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13 So God said[a] to Noah, “I have decided that all living creatures must die,[b] for the earth is filled with violence because of them. Now I am about to destroy[c] them and the earth. 14 Make[d] for yourself an ark of cypress[e] wood. Make rooms in the ark, and cover[f] it with pitch inside and out. 15 This is how you should make it: The ark is to be 450 feet long, 75 feet wide, and 45 feet high.[g]

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Footnotes

  1. Genesis 6:13 sn On the divine style utilized here, see R. Lapointe, “The Divine Monologue as a Channel of Revelation,” CBQ 32 (1970): 161-81.
  2. Genesis 6:13 tn Heb “the end of all flesh is coming [or “has come”] before me.” (The verb form is either a perfect or a participle.) The phrase “end of all flesh” occurs only here. The term “end” refers here to the end of “life,” as v. 3 and the following context (which describes how God destroys all flesh) make clear. The statement “the end has come” occurs in Ezek 7:2, 6, where it is used of divine judgment. The phrase “come before” occurs in Exod 28:30, 35; 34:34; Lev 15:14; Num 27:17; 1 Sam 18:13, 16; 2 Sam 19:8; 20:8; 1 Kgs 1:23, 28, 32; Ezek 46:9; Pss 79:11 (groans come before God); 88:3 (a prayer comes before God); 100:2; 119:170 (prayer comes before God); Lam 1:22 (evil doing comes before God); Esth 1:19; 8:1; 9:25; 1 Chr 16:29. The expression often means “have an audience with” or “appear before.” But when used metaphorically, it can mean “get the attention of” or “prompt a response.” This is probably the sense in Gen 6:13. The necessity of ending the life of all flesh on earth is an issue that has gotten the attention of God. The term “end” may even be a metonymy for that which has prompted it—violence (see the following clause).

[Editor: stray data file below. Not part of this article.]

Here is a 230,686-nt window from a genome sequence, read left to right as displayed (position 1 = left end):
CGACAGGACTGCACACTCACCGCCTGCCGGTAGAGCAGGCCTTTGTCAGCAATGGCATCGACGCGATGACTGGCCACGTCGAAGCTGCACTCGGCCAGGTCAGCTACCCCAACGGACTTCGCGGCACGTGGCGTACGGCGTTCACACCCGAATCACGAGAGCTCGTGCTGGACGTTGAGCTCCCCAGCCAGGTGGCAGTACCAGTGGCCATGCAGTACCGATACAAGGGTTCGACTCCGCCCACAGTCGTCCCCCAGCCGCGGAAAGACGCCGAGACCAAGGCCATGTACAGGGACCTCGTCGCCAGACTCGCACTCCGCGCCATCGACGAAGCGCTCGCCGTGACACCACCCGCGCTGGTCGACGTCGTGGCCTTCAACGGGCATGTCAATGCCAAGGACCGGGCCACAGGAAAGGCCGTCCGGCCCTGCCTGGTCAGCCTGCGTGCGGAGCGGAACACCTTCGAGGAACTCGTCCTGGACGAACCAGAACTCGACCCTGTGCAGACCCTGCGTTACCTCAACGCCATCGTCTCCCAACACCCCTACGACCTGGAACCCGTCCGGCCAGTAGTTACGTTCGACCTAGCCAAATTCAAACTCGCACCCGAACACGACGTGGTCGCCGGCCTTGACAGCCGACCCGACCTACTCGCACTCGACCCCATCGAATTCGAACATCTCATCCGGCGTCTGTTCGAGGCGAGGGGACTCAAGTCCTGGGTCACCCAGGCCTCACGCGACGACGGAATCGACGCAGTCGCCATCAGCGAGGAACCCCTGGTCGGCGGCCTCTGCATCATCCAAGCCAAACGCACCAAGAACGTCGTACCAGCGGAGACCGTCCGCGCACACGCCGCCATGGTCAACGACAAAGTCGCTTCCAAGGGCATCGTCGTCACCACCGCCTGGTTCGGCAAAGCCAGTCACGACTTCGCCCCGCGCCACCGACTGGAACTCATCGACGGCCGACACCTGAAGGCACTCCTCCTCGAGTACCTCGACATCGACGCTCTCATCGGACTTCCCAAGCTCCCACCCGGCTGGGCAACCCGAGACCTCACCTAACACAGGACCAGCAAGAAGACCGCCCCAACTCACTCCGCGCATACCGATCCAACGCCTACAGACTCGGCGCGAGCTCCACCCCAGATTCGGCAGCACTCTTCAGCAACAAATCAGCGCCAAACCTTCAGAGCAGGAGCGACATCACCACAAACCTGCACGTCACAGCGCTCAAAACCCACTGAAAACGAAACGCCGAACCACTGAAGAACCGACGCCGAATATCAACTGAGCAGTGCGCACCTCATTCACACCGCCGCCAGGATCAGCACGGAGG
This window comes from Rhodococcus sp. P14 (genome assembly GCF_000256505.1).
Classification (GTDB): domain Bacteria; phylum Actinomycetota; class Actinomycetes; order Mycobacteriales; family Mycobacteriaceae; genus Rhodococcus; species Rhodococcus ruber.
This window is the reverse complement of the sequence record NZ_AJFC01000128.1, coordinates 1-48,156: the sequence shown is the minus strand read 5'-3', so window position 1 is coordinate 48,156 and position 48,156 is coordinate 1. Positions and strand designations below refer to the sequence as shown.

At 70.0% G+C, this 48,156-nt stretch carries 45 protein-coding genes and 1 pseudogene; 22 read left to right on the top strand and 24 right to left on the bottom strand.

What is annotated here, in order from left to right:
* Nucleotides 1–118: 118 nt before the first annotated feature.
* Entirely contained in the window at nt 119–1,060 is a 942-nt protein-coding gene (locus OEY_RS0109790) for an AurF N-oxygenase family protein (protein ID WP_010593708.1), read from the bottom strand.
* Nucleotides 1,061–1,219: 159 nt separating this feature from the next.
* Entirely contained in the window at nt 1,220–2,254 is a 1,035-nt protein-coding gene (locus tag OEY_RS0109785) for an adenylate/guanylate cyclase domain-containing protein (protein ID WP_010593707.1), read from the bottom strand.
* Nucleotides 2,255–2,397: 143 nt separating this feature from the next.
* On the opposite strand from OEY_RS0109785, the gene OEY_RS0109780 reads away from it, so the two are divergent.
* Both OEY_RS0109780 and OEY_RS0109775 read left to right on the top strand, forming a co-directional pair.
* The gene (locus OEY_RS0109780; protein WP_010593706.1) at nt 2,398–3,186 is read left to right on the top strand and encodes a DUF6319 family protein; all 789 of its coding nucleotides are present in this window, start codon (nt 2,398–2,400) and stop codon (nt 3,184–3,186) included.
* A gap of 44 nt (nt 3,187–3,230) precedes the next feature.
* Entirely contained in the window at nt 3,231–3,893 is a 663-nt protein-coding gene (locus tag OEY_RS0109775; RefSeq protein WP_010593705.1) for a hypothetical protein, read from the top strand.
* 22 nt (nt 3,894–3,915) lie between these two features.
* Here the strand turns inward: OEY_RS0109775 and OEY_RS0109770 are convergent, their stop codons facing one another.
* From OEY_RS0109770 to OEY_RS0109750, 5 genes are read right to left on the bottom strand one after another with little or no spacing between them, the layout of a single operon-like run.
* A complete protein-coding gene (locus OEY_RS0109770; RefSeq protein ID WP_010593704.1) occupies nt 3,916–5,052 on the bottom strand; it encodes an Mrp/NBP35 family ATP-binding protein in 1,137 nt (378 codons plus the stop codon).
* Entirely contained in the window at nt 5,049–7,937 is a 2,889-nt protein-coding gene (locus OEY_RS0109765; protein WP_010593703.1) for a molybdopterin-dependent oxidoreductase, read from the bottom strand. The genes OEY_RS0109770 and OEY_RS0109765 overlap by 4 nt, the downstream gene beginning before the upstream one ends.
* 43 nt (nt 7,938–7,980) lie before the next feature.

3. Genesis 6:13 tn The participle, especially after הִנֵּה (hinneh) has an imminent future nuance. The Hiphil of שָׁחָת (shakhat) here has the sense “to destroy” (in judgment). Note the wordplay involving this verb in vv. 11-13: The earth is “ruined” because all flesh has acted in a morally “corrupt” manner. Consequently, God will “destroy” all flesh (the referent of the suffix “them”) along with the ruined earth. They had ruined themselves and the earth with violence, and now God would ruin them with judgment. For other cases where “earth” occurs as the object of the Hiphil of שָׁחָת, see 1 Sam 6:5; 1 Chr 20:1; Jer 36:29; 51:25.
  4. Genesis 6:14 sn The Hebrew verb is an imperative. A motif of this section is that Noah did as the Lord commanded him—he was obedient. That obedience had to come from faith in the word of the Lord. So the theme of obedience to God’s word is prominent in this prologue to the law.
  5. Genesis 6:14 tn A transliteration of the Hebrew term yields “gopher (גֹּפֶר, gofer) wood” (so KJV, NAB, NASB). While the exact nature of the wood involved is uncertain (cf. NLT “resinous wood”), many modern translations render the Hebrew term as “cypress” (so NEB, NIV, NRSV).
  6. Genesis 6:14 tn The Hebrew term כָּפָר (kafar, “to cover, to smear” [= to caulk]) appears here in the Qal stem with its primary, nonmetaphorical meaning. The Piel form כִּפֶּר (kipper), which has the metaphorical meaning “to atone, to expiate, to pacify,” is used in Levitical texts (see HALOT 493-94 s.v. כפר). Some authorities regard the form in v. 14 as a homonym of the much more common Levitical term (see BDB 498 s.v. כָּפָר).
  7. Genesis 6:15 tn Heb “300 cubits long, 50 cubits wide, and 30 cubits high.” The standard cubit in the OT is assumed by most authorities to be about 18 inches (45 cm) long.

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